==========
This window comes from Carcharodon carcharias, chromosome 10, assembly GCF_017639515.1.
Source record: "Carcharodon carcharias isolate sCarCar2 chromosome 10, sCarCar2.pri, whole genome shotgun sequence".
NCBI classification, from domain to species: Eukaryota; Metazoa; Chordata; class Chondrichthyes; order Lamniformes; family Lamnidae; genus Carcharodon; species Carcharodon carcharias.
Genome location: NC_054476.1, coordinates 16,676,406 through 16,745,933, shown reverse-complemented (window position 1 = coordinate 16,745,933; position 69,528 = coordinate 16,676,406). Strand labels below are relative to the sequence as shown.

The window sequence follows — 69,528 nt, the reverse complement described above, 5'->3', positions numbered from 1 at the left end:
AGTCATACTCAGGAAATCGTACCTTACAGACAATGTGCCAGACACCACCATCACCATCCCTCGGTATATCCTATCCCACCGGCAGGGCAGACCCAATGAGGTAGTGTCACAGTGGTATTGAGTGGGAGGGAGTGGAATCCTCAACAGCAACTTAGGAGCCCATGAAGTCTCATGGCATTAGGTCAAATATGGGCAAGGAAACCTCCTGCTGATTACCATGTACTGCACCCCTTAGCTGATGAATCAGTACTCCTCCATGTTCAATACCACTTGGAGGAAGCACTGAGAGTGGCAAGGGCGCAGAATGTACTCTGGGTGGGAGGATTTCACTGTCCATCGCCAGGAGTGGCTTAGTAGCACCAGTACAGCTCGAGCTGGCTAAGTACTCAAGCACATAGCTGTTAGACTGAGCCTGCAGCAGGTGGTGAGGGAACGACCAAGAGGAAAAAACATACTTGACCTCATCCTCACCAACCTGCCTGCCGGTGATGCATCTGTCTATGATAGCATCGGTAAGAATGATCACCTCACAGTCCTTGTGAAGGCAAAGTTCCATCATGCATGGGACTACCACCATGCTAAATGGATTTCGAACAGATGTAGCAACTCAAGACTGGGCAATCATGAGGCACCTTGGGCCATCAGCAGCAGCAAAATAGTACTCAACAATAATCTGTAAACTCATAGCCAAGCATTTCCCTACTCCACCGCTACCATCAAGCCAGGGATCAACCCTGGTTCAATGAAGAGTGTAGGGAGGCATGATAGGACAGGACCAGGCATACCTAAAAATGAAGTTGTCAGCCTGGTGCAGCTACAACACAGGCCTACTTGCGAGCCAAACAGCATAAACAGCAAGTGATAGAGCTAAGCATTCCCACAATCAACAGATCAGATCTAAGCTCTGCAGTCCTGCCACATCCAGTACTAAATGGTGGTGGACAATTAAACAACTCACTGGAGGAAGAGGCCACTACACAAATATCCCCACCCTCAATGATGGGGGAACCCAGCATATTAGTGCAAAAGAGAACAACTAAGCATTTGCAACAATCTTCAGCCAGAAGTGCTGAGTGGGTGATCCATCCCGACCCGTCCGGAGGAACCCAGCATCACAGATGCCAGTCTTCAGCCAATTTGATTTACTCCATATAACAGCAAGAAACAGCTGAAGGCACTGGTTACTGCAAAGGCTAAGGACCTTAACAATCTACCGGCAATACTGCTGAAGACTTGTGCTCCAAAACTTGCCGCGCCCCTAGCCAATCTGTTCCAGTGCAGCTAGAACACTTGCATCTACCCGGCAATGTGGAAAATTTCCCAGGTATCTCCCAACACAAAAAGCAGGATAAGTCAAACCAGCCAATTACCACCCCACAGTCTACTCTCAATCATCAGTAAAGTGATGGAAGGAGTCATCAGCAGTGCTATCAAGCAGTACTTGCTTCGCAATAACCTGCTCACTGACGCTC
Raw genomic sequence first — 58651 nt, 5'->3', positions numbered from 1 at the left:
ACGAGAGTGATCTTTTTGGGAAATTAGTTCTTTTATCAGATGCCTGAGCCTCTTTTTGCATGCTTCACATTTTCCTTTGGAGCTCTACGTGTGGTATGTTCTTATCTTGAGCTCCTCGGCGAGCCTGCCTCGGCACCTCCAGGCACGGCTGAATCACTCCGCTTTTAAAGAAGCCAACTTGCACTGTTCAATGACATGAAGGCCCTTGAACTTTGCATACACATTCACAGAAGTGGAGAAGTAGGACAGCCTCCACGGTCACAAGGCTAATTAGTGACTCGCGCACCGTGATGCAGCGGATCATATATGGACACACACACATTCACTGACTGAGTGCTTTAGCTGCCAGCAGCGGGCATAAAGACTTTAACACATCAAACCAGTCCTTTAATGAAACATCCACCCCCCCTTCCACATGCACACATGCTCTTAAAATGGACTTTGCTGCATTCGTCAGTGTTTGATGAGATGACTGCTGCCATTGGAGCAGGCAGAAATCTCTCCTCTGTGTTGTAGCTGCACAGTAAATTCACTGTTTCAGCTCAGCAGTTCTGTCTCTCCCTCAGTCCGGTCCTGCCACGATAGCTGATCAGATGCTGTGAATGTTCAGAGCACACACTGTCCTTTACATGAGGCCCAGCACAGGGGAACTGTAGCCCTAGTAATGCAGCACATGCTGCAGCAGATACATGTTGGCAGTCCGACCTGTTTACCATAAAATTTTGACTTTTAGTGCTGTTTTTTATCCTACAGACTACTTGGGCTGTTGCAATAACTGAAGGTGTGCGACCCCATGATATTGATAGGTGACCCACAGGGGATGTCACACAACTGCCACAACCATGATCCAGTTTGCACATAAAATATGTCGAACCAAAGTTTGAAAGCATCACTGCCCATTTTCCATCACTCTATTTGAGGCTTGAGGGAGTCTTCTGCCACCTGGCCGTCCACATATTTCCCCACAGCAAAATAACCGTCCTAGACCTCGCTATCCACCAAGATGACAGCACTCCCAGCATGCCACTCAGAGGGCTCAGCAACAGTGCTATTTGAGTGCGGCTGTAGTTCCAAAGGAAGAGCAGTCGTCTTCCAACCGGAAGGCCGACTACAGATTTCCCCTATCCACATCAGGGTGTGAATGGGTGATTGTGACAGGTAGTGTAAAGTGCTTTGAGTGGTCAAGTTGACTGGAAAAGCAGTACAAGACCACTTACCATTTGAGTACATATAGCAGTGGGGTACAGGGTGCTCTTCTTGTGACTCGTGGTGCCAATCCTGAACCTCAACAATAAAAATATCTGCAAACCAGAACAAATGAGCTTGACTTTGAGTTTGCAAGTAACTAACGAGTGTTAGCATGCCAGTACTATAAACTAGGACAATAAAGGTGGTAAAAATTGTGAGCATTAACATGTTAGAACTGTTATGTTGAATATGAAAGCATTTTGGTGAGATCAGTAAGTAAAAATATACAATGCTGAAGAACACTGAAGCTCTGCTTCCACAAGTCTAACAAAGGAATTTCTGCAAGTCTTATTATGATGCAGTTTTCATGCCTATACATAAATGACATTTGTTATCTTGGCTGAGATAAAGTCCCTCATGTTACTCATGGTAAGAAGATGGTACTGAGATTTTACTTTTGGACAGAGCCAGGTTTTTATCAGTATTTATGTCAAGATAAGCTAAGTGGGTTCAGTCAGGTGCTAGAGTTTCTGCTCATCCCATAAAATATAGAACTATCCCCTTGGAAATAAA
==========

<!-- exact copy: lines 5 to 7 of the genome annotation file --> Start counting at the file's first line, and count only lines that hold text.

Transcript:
The window sequence follows — 69,528 nt, the reverse complement described above, 5'->3', positions numbered from 1 at the left end:
AGTCATACTCAGGAAATCGTACCTTACAGACAATGTGCCAGACACCACCATCACCATCCCTCGGTATATCCTATCCCACCGGCAGGGCAGACCCAATGAGGTAGTGTCACAGTGGTATTGAGTGGGAGGGAGTGGAATCCTCAACAGCAACTTAGGAGCCCATGAAGTCTCATGGCATTAGGTCAAATATGGGCAAGGAAACCTCCTGCTGATTACCATGTACTGCACCCCTTAGCTGATGAATCAGTACTCCTCCATGTTCAATACCACTTGGAGGAAGCACTGAGAGTGGCAAGGGCGCAGAATGTACTCTGGGTGGGAGGATTTCACTGTCCATCGCCAGGAGTGGCTTAGTAGCACCAGTACAGCTCGAGCTGGCTAAGTACTCAAGCACATAGCTGTTAGACTGAGCCTGCAGCAGGTGGTGAGGGAACGACCAAGAGGAAAAAACATACTTGACCTCATCCTCACCAACCTGCCTGCCGGTGATGCATCTGTCTATGATAGCATCGGTAAGAATGATCACCTCACAGTCCTTGTGAAGGCAAAGTTCCATCATGCATGGGACTACCACCATGCTAAATGGATTTCGAACAGATGTAGCAACTCAAGACTGGGCAATCATGAGGCACCTTGGGCCATCAGCAGCAGCAAAATAGTACTCAACAATAATCTGTAAACTCATAGCCAAGCATTTCCCTACTCCACCGCTACCATCAAGCCAGGGATCAACCCTGGTTCAATGAAGAGTGTAGGGAGGCATGATAGGACAGGACCAGGCATACCTAAAAATGAAGTTGTCAGCCTGGTGCAGCTACAACACAGGCCTACTTGCGAGCCAAACAGCATAAACAGCAAGTGATAGAGCTAAGCATTCCCACAATCAACAGATCAGATCTAAGCTCTGCAGTCCTGCCACATCCAGTACTAAATGGTGGTGGACAATTAAACAACTCACTGGAGGAAGAGGCCACTACACAAATATCCCCACCCTCAATGATGGGGGAACCCAGCATATTAGTGCAAAAGAGAACAACTAAGCATTTGCAACAATCTTCAGCCAGAAGTGCTGAGTGGGTGATCCATCCCGACCCGTCCGGAGGAACCCAGCATCACAGATGCCAGTCTTCAGCCAATTTGATTTACTCCATATAACAGCAAGAAACAGCTGAAGGCACTGGTTACTGCAAAGGCTAAGGACCTTAACAATCTACCGGCAATACTGCTGAAGACTTGTGCTCCAAAACTTGCCGCGCCCCTAGCCAATCTGTTCCAGTGCAGCTAGAACACTTGCATCTACCCGGCAATGTGGAAAATTTCCCAGGTATCTCCCAACACAAAAAGCAGGATAAGTCAAACCAGCCAATTACCACCCCACAGTCTACTCTCAATCATCAGTAAAGTGATGGAAGGAGTCATCAGCAGTGCTATCAAGCAGTACTTGCTTCGCAATAACCTGCTCACTGACGCTC
Raw genomic sequence first — 58651 nt, 5'->3', positions numbered from 1 at the left: